ESSA Update: April 18 State Plan Update Meeting, Tribal Consultations and more

ESSA Masthead

March 31, 2017

Commissioner meets with leaders of tribal nations throughout state

ESSA requires state education agencies (SEAs) and some individual school districts to consult with tribes on various education plans affecting American Indian students. Tribal consultation is an important part of making sure that input and advice from Minnesota tribes around the needs of American Indian students is thoroughly included in our state plan.

Commissioner Cassellius has met with leaders of 9 out of the 11 tribal nations to discuss the ESSA State Plan. She will meet with the remaining two in the coming weeks. The discussions centered around how school districts and tribes can work together on district policies. So far, here are some themes that have arisen:

  • Consultation with districts needs to be ongoing and meaningful - not just someone talking to Tribal members. The district and tribe need to come to the table to work out problems together. They need to mutually arrive at a solution. Identify priorities together work together from the very beginning. Tribes need to be consulted in the creation of policies, not at the end.
  • Native language and culture should be blended natural, it should not be a separate day or class.
  • Need for more teachers of color and American Indian teachers.
  • Many tribal leaders would like consultation to lead to districts and schools being more inviting and relevant for American Indian students, and lead to curricular choices that better represent American Indians, including their specific history and culture in the area.

Once consultation is complete, a report will be published to summarize the meetings.

In the Community: highlights from meetings we've attended

Council on Asian Pacific Minnesotans

MDE staff attended the Council on Asian Pacific Minnesotans board of directors meeting on March 16. Staff presented a brief primer on ESSA for those members unfamiliar with the law, and provided a status update on the ESSA state plan. MDE shared information on the process and that the state plan would be submitted in September.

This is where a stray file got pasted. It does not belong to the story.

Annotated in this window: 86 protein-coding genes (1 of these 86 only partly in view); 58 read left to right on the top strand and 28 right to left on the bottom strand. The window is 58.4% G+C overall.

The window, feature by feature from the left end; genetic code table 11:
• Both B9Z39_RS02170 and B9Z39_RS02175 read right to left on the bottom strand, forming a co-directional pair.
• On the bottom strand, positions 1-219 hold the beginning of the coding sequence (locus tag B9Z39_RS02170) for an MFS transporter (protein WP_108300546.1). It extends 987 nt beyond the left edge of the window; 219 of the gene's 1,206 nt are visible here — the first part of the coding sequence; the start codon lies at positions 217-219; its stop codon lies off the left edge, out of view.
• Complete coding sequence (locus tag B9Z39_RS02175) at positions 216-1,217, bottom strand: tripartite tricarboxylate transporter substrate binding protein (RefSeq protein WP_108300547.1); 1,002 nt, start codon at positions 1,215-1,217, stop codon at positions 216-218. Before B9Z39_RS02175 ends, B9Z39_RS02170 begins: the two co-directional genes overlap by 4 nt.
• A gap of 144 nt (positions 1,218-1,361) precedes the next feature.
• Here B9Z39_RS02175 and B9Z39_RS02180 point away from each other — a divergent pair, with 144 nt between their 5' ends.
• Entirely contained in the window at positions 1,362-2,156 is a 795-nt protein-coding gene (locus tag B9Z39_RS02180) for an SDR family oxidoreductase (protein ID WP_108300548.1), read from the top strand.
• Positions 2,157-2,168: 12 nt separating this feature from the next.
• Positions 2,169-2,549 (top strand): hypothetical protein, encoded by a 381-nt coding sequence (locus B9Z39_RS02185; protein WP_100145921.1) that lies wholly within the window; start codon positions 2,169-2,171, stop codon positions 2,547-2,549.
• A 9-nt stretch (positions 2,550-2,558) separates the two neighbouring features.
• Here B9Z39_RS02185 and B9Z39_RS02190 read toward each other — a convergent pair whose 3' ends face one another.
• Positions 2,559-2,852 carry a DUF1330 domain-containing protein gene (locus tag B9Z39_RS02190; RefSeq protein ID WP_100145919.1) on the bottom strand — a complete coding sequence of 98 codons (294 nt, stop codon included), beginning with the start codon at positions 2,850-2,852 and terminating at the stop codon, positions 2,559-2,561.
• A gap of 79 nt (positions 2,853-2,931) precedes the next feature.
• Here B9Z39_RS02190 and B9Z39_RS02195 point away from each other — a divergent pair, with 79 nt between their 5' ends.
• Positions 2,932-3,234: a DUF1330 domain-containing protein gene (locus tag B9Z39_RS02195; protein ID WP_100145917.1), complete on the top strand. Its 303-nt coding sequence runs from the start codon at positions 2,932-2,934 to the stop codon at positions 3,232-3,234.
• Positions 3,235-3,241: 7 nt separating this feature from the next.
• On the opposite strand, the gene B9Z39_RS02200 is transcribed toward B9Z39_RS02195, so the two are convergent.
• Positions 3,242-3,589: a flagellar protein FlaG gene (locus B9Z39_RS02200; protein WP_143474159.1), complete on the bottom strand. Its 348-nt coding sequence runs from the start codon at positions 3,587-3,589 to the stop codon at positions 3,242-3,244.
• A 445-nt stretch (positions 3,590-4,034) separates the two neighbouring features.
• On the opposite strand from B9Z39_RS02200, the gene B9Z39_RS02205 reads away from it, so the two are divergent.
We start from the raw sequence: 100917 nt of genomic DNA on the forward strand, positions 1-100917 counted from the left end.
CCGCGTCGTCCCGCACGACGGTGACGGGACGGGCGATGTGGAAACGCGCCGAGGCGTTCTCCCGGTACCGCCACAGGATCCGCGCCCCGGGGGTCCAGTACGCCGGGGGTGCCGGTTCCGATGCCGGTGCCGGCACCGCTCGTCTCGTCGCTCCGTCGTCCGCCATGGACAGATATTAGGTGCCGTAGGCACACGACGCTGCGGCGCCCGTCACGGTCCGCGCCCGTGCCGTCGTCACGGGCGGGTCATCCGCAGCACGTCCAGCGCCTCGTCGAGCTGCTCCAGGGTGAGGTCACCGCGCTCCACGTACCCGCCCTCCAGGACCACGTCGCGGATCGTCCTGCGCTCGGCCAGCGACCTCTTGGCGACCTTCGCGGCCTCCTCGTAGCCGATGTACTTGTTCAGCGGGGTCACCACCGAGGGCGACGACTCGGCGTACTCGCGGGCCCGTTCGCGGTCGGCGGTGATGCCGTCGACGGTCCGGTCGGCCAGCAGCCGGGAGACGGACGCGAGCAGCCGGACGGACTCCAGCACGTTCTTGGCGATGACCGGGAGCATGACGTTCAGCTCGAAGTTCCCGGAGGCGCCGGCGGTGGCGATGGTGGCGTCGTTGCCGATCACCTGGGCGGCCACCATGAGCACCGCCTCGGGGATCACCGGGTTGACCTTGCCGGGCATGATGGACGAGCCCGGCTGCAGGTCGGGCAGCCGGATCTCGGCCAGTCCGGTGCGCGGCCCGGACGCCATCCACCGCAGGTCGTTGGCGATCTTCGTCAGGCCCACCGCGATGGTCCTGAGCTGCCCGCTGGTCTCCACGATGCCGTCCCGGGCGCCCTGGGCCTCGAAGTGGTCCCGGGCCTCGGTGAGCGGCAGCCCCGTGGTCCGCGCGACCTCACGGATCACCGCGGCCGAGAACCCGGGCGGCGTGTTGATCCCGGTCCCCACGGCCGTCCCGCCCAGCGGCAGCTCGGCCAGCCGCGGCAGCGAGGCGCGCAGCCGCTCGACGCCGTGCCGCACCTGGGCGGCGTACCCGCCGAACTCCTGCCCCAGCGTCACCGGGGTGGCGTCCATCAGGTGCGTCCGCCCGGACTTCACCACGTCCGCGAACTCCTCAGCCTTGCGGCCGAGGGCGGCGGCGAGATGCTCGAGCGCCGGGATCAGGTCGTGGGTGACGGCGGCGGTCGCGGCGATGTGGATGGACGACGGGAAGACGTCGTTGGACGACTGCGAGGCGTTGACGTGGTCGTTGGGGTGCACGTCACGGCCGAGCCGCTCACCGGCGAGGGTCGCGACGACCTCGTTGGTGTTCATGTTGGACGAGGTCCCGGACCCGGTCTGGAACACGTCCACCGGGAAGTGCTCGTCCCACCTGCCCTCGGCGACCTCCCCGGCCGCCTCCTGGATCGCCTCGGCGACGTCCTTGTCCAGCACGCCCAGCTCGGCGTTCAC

Board members were curious about how Minnesota charter schools would be affected by ESSA and shared concern about Minnesota’s charter school authorizers. MDE informed members that ESSA will not impact authorizers, although other provisions apply to Minnesota’s charter schools as public schools.

Board members also expressed deep concerns for the students in English Learner services in Minnesota. Members strongly advised MDE to use ESSA to support students in EL services, including those with limited formal education.

Promoting Effective Instruction for Children Learning English Summit

MDE staff attended a one day summit in Minneapolis bringing together English Learner and early learning advocates. Staff from MDE’s Federal Programs division participated on a panel discussing the local and state perspective on English Learner services.

Keynote presenters and experts were clear about the vital role that early learning plays in the success of students in English Learner services. Early learning advocates described that educators and others in the early learning system can play a role in preserving home language and culture, which can be lost later in a student’s academic career.

Early learning staff from Robbinsdale Area Schools shared how their success with family engagement helped educate and encourage parents to effectively participate with their school. Early learning staff helped establish foundational relationships that are key to meaningful engagement.

Saint Paul Promise Neighborhood Parents Council

MDE staff were invited to a Saint Paul Promise Neighborhood parents meeting, and had a chance to hear ESSA feedback from community members. A small group of community elders, parents, current and former students participated.

Participants shared that effective educators and schools should be grounded in the community, and that educators who lived and were from their community had a better chance of success. Community members described that the current system does not do family engagement well.

Community members reported that effective educators: 1) really care; and 2) support student success by recognizing self-esteem matters. Participants stated that bored students become disengaged, and this can lead to acting out.

Participants described that students pass early grades without basic proficiency, at times reaching third grade unable to read. Community members asked that schools and educators set appropriate expectations of kids to set them up for success. They stated that students need to be taught skills that will help them later on in life, such as creativity, up-to-date technology, and family and consumer science.

Please join us for an ESSA State Plan Update: April 18!

Commissioner Cassellius will host a public meeting on Tuesday, April 18 at 5:30 p.m. in Conference Center B at the Minnesota Department of Education.

Come learn where we are at in the process to creating the state ESSA plan, what decisions have been made, and what needs to be done before submitting the plan in September. 

See the flier for details.